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Pandemic or not, efforts to end obstetric fistula must not stall

Nuriat Koku Mtumbi remembers that day in March well.  “It was raining heavily and Adimu* had delivered her baby on her way to our facility. She was shielding herself under a tree, but her mother managed to get her here.”  Adimu was bleeding heavily on her arrival and her newborn baby was struggling to breathe. “I worked quickly, drawing on what I had learnt during my training,” Nuriat says, “and managed to save both Adimu and her baby. I couldn’t have done this before; I simply didn’t have the skills or equipment.”

Nuriat is a midwife at Nyangokolwa Dispensary in Bariadi District, Simiyu Region – one of 40 health facilities that have been renovated by UNFPA to ensure that women in the district have access to timely and high-quality maternity services, including emergency obstetric and newborn care. The facilities have also been equipped and staff have received training. Prior to the renovations, pregnant women had to make the long journey to Somanda Hospital some 20 kilometres away; some didn’t make it, others were left with life-changing conditions such as obstetric fistula – one of the most serious childbearing injuries caused by prolonged, obstructed labour that results in a tear in the birth canal.

Between 50,000 to 100,000 new cases of obstetric fistula develop worldwide each year and occur disproportionately among the most vulnerable and marginalized women and girls; the same women and girls who are most at risk of dying in childbirth and who are in real danger of being left behind. Nuriat knows women in the community with the preventable condition and says it has life-shattering consequences: “Women suffer chronic incontinence; they are shamed and shunned by their community, and sometimes even divorced.”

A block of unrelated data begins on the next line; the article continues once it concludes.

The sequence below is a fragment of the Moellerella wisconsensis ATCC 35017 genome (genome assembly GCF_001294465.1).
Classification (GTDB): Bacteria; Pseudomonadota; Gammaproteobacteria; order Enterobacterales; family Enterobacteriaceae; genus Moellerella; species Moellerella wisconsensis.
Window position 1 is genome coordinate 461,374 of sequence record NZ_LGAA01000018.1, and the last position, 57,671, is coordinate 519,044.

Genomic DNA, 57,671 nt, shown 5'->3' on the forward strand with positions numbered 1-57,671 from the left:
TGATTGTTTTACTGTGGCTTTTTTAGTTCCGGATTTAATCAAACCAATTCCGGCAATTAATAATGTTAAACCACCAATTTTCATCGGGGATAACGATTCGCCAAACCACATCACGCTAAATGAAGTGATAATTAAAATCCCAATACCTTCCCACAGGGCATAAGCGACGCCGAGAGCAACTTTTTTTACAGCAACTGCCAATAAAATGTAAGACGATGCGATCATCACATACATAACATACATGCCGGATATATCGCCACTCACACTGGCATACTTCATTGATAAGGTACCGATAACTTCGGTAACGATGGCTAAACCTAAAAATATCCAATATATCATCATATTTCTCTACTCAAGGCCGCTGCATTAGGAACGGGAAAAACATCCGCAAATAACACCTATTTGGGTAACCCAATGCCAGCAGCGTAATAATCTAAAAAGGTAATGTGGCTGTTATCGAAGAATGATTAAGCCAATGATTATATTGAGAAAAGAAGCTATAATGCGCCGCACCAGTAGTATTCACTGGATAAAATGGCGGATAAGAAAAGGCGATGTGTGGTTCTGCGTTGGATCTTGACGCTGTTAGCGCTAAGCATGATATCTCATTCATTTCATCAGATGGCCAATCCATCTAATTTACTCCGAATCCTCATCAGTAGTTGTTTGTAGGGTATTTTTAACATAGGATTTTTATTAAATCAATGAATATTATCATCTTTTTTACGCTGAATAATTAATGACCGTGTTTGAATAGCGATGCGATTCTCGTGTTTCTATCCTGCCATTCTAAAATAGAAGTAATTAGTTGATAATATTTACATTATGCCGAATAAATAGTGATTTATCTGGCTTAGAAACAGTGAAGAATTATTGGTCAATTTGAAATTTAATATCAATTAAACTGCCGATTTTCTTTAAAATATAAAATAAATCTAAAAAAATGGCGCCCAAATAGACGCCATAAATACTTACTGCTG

The number of pregnant women delivering at Nyangoolwa has skyrocketed since the renovations, and there are now more than 80 deliveries per month; the number previously hovered around 30. Nuriat says that she is proud that women have confidence in the facility – something she shares – adding that it is this timely, skilled care which is saving lives and preventing maternal morbidities such as fistula. 

The coronavirus has not yet reached the Nyangoolwa community, but the health facility is already implementing COVID-19 infection and prevention control (IPC) measures. New patient flow systems are in place at antenatal and postnatal clinics to ensure physical distancing, and no more than three to five clients attend group education sessions – sitting at least one metre apart. 

With UNFPA Tanzania’s support – as part of national coordinated efforts – to IPC training and the procurement of personal protective equipment (PPE) and essential supplies scheduled for delivery to targeted facilities in Simiyu and UNFPA priority regions – access to essential sexual and reproductive health care will continue during the outbreak and recovery. This includes access to midwifery services and emergency obstetric care for some of the furthest behind women and girls in Tanzania, ensuring that efforts to realize the global ambition to end obstetric fistula by 2030 do not stall during the pandemic.

* Name has been changed

1. The renovations and equipping of facilities in Simiyu Region, were part of activities under the two-year ‘Nilinde Nikulinde Project’ (“Protect me; I protect you”), funded by the Korea International Cooperation Agency (KOICA).